While having a trillion-device life could happen in as little as 10 years, Sangiovanni-Vincentelli said there's a lot of work to be done to get there.
First, we simply don't have the network we'd need to support this many connected devices.
We would need communication protocols that consume very small amounts of energy and can transmit fluctuating amounts of information, the professor explained. Businesses would need to build massive numbers of tiny, inexpensive sensors. We'll need more and better security to fend off hacks to our clothing, walls and brains.
And the cloud will have to be grown out to handle all of the data that these trillion devices will create.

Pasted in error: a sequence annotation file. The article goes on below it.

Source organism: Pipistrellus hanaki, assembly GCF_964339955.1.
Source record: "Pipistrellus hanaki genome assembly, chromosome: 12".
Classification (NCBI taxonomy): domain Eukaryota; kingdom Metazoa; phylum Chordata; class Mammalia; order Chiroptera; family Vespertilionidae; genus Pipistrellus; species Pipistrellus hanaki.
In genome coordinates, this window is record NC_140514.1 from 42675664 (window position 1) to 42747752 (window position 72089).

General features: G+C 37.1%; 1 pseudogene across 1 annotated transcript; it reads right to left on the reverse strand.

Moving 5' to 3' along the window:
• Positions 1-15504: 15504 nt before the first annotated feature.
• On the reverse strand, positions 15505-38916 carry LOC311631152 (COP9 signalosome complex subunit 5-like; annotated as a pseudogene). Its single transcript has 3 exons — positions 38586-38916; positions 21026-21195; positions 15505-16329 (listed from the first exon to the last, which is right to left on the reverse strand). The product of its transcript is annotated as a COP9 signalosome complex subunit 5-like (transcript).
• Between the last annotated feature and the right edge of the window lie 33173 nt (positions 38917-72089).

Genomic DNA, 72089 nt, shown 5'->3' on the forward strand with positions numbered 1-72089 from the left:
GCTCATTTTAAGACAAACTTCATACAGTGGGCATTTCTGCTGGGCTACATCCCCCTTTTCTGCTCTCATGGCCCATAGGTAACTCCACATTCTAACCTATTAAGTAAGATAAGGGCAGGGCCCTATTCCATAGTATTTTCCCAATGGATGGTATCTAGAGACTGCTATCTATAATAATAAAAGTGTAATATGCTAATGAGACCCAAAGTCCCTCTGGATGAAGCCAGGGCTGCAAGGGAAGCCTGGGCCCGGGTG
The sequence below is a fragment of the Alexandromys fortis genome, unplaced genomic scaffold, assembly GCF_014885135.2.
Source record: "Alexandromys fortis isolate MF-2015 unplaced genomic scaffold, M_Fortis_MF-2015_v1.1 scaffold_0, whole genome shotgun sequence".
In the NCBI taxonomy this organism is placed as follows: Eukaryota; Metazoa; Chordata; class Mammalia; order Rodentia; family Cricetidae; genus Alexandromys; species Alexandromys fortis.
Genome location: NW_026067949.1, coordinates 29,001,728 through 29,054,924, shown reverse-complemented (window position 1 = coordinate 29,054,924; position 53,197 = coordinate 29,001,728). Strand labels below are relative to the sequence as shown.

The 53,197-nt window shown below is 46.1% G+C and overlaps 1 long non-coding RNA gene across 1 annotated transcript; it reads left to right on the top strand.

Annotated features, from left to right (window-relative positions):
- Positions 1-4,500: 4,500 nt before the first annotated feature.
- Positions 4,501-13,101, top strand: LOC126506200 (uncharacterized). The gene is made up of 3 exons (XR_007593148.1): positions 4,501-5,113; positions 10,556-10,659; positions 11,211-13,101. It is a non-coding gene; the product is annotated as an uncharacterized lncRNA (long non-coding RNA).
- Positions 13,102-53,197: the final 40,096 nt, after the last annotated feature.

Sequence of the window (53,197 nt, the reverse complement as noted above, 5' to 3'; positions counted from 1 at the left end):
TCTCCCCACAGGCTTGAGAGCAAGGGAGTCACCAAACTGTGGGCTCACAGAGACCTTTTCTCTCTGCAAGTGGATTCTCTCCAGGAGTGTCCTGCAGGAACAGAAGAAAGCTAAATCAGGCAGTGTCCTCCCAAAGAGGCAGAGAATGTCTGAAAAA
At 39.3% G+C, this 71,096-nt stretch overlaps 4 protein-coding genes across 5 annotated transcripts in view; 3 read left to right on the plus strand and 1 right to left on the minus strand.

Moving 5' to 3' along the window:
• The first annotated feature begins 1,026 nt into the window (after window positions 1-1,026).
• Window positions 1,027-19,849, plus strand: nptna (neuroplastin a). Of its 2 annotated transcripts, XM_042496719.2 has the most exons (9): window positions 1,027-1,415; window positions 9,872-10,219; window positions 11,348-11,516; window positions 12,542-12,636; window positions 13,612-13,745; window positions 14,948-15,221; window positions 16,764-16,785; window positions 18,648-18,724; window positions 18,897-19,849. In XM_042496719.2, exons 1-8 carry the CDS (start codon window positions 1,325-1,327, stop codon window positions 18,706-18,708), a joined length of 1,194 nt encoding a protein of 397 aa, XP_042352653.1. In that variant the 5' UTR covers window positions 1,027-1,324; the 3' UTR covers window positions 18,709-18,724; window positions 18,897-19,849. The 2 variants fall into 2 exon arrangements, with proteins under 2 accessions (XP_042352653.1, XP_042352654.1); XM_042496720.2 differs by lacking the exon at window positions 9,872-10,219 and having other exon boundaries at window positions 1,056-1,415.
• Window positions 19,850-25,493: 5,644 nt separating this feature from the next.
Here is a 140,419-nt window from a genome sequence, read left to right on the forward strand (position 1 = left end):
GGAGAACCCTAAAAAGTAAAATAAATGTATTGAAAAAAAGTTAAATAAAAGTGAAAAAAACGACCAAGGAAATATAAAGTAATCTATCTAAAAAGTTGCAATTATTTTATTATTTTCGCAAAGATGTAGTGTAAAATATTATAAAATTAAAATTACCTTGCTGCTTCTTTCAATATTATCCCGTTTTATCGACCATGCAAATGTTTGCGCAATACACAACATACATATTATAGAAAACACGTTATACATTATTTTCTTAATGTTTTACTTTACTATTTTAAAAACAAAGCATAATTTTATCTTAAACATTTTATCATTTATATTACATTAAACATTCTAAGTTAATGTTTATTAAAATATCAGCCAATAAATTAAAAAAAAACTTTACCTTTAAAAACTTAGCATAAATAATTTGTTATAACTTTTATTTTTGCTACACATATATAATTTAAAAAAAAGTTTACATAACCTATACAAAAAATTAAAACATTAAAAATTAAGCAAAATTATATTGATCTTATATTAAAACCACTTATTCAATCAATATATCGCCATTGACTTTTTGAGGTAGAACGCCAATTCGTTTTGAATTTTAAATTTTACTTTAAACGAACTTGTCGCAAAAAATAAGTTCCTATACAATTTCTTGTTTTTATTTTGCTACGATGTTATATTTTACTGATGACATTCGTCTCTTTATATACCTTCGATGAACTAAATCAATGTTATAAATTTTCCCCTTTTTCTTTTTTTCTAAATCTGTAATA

"Once you have the technology enabling all of this, we should be there in 10 years," said Sangiovanni-Vincentelli.
With all of these devices, many people will be anxious about what this means for personal privacy.
Sangiovanni-Vincentelli won't be one of them, though.
"Lack of privacy is not an issue," he said. "We've already lost it all... If the government wants me now, they have me. Everything is already recorded somewhere. What else is there to lose?"
Melroy also is more excited than nervous about this increasingly digital future.
"As a technologist, I don't fear technology," she said. "I think having ways that make us healthier and more efficient are a good thing... There is social evolution that happens with technological evolution. We once were worried about the camera and the privacy implications of taking pictures of people. The challenge is to make the pace of change match the social evolution."
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